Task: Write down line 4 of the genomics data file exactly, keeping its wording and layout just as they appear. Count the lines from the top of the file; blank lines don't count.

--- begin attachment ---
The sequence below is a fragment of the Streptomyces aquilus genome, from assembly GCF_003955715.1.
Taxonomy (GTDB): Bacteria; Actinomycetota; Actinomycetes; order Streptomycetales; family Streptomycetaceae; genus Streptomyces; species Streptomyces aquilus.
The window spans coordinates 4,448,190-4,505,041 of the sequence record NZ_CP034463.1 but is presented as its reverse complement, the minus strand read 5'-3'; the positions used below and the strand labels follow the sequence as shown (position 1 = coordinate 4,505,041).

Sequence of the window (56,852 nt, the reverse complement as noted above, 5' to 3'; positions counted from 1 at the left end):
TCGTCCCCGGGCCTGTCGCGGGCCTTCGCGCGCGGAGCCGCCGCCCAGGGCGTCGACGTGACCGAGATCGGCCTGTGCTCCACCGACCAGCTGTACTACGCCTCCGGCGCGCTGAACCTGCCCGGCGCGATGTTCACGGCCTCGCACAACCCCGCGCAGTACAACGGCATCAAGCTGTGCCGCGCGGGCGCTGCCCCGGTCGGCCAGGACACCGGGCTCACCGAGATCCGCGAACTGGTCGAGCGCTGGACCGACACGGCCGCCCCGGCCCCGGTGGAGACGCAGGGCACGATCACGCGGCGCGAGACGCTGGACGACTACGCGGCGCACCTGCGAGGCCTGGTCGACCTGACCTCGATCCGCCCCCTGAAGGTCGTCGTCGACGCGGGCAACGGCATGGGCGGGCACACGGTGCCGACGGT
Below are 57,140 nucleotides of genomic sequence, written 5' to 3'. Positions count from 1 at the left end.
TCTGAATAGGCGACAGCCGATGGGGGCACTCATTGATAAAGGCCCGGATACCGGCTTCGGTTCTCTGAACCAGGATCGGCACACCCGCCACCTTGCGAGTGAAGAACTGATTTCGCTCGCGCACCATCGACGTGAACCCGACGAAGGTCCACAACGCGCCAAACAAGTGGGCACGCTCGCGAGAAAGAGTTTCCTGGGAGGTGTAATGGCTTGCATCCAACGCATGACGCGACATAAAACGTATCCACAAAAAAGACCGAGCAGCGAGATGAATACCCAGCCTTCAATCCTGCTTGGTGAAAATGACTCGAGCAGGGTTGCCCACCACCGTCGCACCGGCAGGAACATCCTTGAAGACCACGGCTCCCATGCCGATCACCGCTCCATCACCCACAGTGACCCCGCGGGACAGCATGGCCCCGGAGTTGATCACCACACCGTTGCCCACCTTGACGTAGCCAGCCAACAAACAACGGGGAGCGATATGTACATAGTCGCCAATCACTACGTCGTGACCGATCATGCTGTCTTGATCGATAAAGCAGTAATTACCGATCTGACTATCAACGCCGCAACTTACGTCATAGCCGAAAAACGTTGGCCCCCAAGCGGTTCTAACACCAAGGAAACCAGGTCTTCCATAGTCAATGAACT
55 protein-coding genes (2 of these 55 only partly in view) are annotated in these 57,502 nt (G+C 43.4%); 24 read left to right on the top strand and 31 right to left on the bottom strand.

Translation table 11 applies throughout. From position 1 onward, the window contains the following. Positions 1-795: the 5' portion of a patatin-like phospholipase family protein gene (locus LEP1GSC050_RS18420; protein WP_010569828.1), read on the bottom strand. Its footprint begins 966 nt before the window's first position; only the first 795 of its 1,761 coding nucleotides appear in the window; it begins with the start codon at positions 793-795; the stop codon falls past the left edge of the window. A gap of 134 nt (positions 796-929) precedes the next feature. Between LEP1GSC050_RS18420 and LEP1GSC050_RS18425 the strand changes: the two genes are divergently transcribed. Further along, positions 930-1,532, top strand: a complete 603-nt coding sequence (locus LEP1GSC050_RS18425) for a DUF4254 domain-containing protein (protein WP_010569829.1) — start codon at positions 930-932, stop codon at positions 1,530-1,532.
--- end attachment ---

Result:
Sequence of the window (56,852 nt, the reverse complement as noted above, 5' to 3'; positions counted from 1 at the left end):